Searching over 5,500,000 cases.

Buy This Entire Record For $7.95

Download the entire decision to receive the complete text, official citation,
docket number, dissents and concurrences, and footnotes for this case.

Learn more about what you receive with purchase of this case.

Mathis v. Core Civic of America

United States District Court, W.D. Oklahoma

May 24, 2019

CORE CIVIC OF AMERICA, et al., Defendants.



         Plaintiff Lennie Dartez Mathis, appearing pro se and in forma pauperis, filed this action under 42 U.S.C. § 1983. (ECF No. 1). The Court dismissed the Complaint and Mr. Mathis has now filed an Amended Complaint. (ECF Nos. 19 & 21). United States District Judge Charles B. Goodwin has referred the Amended Complaint to the undersigned magistrate judge for initial proceedings consistent with 28 U.S.C. § 636(b)(1)(B)-(C). A review of the Amended Complaint has been conducted pursuant to 28 U.S.C. § 1915A(a) and 28 U.S.C. § 1915(e)(2)(B). Based on that review, it is recommended that the Court DISMISS the Complaint in its entirety.


         The Court must review each complaint in which a prisoner seeks redress against a governmental entity, officer, or employee and each case in which a plaintiff proceeds in forma pauperis. 28 U.S.C. § 1915A(a); 28 U.S.C. § 1915(e)(2). The Court is required to dismiss the complaint or any portion of the complaint that is frivolous or malicious, fails to state a claim on which relief may be granted, or seeks monetary relief against a defendant who is immune from such relief. See 28 U.S.C. §§ 1915A(b); 1915(e)(2)(B).


         The Court must accept Mr. Mathis' allegations as true and construe them, and any reasonable inferences to be drawn from them, in the light most favorable to Plaintiff. See Kay v. Bemis, 500 F.3d 1214, 1217 (10th Cir. 2007). Since Mr. Mathis is proceeding pro se, his complaint must be construed liberally. See id. at 1218. The Court “review[s] the complaint for plausibility; that is, to determine whether the complaint includes enough facts to state a claim to relief that is plausible on its face.” Young v. Davis, 554 F.3d 1254, 1256 (10th Cir. 2009) (quotations and citation omitted). “Plausible” in this context does not mean “likely to be true, ” but rather refers “to the scope of the allegations in a complaint: if they are so general that they encompass a wide swath of conduct, ” then the plaintiff has not “nudged (his) claims across the line from conceivable to plausible.” Bell Atlantic v. Twombly, 550 U.S. 544, 570 (2007). The plausibility requirement “serves not only to weed out claims that do not (in the absence of additional allegations) have a reasonable prospect of success, but also to inform the defendants of the actual grounds of the claim against them.” Robbins v. Oklahoma, 519 F.3d 1242, 1248 (10th Cir. 2008).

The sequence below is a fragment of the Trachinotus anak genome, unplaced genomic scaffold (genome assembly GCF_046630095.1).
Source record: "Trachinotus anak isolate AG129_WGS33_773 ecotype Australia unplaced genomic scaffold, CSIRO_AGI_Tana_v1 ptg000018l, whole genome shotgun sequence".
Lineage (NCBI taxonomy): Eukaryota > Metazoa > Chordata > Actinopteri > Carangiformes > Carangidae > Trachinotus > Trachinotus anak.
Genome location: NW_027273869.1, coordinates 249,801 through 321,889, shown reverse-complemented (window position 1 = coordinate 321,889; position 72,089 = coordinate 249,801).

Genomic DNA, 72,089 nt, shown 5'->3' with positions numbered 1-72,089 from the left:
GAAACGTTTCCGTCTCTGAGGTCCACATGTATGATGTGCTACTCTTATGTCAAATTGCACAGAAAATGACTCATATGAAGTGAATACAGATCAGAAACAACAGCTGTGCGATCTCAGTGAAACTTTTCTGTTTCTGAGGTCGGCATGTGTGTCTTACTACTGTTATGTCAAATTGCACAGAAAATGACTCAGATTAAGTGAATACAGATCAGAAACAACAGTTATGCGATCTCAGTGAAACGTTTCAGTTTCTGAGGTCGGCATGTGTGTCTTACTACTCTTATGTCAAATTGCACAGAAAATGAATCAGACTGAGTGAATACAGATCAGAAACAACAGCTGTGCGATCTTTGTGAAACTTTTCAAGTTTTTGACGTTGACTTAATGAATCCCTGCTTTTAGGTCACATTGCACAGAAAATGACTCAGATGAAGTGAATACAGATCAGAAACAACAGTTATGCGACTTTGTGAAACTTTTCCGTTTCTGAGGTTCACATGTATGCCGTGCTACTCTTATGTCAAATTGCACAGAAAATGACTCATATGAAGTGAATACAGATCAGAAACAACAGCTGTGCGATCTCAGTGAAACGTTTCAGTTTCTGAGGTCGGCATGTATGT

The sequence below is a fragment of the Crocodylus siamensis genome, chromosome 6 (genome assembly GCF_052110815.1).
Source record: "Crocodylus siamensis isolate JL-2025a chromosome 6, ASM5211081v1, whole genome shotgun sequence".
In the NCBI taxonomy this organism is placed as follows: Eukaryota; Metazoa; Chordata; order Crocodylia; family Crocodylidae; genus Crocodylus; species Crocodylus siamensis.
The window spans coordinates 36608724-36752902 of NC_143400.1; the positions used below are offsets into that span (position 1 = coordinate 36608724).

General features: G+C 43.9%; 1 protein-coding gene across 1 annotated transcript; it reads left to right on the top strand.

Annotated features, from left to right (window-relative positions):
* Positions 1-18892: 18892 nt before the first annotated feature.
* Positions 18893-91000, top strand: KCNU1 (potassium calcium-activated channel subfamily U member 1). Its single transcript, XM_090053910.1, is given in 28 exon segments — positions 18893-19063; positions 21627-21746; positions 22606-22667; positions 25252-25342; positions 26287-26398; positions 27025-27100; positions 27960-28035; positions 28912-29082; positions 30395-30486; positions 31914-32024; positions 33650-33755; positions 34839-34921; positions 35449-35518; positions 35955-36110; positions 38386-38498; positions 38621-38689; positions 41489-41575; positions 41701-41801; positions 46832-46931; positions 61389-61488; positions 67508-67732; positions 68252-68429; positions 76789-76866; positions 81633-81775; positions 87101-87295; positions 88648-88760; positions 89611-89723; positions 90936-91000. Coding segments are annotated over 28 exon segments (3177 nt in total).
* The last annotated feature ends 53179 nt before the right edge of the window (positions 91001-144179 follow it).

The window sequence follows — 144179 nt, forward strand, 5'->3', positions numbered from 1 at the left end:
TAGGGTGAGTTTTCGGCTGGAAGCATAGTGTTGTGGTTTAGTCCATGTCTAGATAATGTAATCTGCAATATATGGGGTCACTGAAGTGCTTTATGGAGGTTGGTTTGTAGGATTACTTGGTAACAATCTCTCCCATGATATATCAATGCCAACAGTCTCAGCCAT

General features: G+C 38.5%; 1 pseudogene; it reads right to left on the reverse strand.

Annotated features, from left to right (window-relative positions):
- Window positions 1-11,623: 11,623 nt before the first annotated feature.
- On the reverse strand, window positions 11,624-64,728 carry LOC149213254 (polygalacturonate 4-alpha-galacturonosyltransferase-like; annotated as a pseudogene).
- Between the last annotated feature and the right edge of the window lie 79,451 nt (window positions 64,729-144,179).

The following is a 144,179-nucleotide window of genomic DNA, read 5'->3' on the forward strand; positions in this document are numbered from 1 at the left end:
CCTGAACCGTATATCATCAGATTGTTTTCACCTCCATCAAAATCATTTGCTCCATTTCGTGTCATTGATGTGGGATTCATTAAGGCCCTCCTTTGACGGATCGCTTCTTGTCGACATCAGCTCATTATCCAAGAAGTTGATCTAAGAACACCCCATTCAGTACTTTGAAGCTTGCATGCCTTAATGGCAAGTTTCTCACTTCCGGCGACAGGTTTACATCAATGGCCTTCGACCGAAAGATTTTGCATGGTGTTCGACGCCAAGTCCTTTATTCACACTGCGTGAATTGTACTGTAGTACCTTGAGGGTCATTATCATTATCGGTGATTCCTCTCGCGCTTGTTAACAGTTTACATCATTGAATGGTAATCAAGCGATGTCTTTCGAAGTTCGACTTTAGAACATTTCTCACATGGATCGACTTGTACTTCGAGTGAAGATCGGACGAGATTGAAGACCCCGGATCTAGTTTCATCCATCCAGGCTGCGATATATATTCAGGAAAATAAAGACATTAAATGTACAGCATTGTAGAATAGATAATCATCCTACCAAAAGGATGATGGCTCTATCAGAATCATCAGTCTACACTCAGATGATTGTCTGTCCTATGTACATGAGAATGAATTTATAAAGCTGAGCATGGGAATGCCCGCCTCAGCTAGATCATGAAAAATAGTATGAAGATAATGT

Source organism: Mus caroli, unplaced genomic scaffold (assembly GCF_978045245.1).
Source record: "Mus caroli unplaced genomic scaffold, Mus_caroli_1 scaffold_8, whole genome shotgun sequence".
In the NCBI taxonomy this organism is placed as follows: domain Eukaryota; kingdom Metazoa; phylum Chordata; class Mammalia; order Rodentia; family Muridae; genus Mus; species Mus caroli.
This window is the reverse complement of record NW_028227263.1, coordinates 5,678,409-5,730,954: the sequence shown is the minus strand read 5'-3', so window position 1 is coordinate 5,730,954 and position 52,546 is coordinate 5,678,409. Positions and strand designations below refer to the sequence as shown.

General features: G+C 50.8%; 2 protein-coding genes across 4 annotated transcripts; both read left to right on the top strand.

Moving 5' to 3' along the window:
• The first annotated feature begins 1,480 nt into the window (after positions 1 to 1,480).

A complaint fails to state such a claim when it lacks factual allegations sufficient “to raise a right to relief above the speculative level on the assumption that all the allegations in the complaint are true (even if doubtful in fact).” Twombly, 550 U.S. at 555 (footnote and citation omitted). Bare legal conclusions in a complaint are not assumed to be true; legal conclusions “must be supported by factual allegations” to state a claim upon which relief may be granted. Ashcroft v. Iqbal, 556 U.S. 662, 679 (2009).

         “[A] pro se plaintiff requires no special legal training to recount the facts surrounding his alleged injury, and he must provide such facts if the court is to determine whether he makes out a claim on which relief can be granted.” Hall v. Bellmon, 935 F.2d 1106, 1110 (10th Cir. 1991). “[A] plaintiff's obligation to provide the ‘grounds' of his ‘entitlement to relief' requires “more than labels and conclusions, and a formulaic recitation of the elements of a cause of action.” Twombly, 550 U.S. at 555. As a result, courts “look to the specific allegations in the complaint to determine whether they plausibly support a legal claim for relief.” Kay, 500 F.3d at 1218 (quotation marks and citations omitted).

         Whether a complaint contains sufficient facts to avoid dismissal is context-specific and is determined through a court's application of “judicial experience and common sense.” Iqbal, 556 U.S. at 679; see also Gee v. Pacheco, 627 F.3d 1178, 1184-85 (10th Cir. 2010) (discussing Iqbal).


         The basis of Plaintiff's Amended Complaint concerns his incarceration at Cimarron Correctional Facility (CCF). (ECF No. 21:7). As Defendants, Plaintiff has named: (1) Damon Piminger, CEO of Core Civic of America (CCA), the company which operates CCF[1]and (2) CCA. (ECF No. 21:1, 4). Plaintiff sues Defendant Piminger in both his official and individual capacities. (ECF No. 21:4).

         Mr. Mathis seeks liability against the Defendants because he had been improperly classified as an “active” gang member, which led to him being physically assaulted and fearful for his safety. (ECF No. 21:7). Plaintiff argues violations of the Eighth and Fourteenth Amendments and seeks monetary relief. (ECF No. 21:6, 7).

         IV. DISMISSAL ...

Buy This Entire Record For $7.95

Download the entire decision to receive the complete text, official citation,
docket number, dissents and concurrences, and footnotes for this case.

Learn more about what you receive with purchase of this case.